Russia and China pursue different goals in Latin America. Under the leadership of Vladimir Putin, Russia has shown a desire to build on its long history of regional engagement to strengthen relations with Latin American and Caribbean states. The twin goals of the reengagement are first, to boost Russia’s credentials as a global power, and second, to maintain a presence in the United States’ near abroad as a check against US involvement in Russia’s near abroad (e.g., Georgia, Ukraine, the Baltic states). Chinese ties to the region, on the other hand, are much shallower: their longest diplomatic relationships with Latin America, those with Mexico and Argentina, will be just fifty years old next year. Chinese interest in the region is motivated by a desire to secure access to natural resources and markets. Both China and Russia have been pragmatic in their approach to the region, displaying flexibility and an ability to adapt quickly as they pursue economic and security objectives. The two authoritarian states have sought to employ cyber tools including disinformation, cybercrime, electoral interference, and investment in critical infrastructure in different ways as they pursue their goals in the region.

Consistent with establishing a presence close to the United States, Russia has expanded its online presence in Latin America through the establishment and expansion of RT en Español, part of its state-controlled propaganda network. RT en Español began its operations in 2009 and has expanded across platforms to include online streaming through social media platforms. According to RT, its Facebook channel in Spanish has more followers than CNN. Spanish-speaking audiences are an important target for RT, accounting for about 11 percent of all RT videos made available through YouTube.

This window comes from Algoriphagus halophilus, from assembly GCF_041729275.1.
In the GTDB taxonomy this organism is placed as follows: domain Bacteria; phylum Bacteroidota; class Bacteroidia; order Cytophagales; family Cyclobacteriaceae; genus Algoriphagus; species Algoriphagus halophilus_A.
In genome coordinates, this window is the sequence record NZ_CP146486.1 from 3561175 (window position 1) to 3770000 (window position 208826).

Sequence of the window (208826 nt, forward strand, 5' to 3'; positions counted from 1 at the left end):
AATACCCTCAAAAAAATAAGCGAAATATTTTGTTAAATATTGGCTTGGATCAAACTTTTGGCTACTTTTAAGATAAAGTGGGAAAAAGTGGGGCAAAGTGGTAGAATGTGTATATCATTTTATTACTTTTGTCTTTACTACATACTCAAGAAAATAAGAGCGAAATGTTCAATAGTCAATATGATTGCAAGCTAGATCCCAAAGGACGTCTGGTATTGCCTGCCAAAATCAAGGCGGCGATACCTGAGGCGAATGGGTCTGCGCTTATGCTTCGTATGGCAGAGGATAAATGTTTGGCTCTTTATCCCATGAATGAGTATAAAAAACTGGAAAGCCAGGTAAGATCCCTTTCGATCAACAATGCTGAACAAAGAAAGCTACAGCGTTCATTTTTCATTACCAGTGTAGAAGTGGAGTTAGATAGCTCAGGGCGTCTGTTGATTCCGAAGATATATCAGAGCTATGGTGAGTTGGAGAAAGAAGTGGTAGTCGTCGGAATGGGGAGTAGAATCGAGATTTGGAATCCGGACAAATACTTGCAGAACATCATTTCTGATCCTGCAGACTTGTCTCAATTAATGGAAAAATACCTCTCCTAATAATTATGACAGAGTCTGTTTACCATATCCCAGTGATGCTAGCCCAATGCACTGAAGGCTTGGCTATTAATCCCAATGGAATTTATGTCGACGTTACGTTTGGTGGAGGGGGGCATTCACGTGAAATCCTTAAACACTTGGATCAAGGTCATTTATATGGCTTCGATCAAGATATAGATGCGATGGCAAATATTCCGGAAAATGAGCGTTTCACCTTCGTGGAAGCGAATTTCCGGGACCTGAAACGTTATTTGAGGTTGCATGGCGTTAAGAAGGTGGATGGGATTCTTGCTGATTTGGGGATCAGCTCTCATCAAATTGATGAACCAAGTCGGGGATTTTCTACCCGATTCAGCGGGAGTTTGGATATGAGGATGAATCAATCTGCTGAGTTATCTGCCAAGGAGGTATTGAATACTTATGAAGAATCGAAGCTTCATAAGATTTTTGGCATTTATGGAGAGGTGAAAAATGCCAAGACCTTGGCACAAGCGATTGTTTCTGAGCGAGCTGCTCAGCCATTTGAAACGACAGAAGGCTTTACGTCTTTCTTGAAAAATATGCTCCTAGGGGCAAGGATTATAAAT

In addition to information operations, Russia has also been linked to cybercrime activities, though, like some of its other incursions in the region, these have links to individuals in Russia, but not directly to the Russian state. An example of this is the many “trojan” attacks executed by people in Latin America with support from Russian-speaking experts. The region was also victimized by the Ryuk ransomware attacks linked to Russia. Despite making substantial progress in creating legal and regulatory frameworks to address cybercrime, the region’s governance gaps and lack of state capacity to implement cybercrime-related laws and regulations allow cybercriminals to operate with impunity. By one estimate, only one out of every hundred cybercrimes result in a conviction, which does not engender a strong deterrent effect.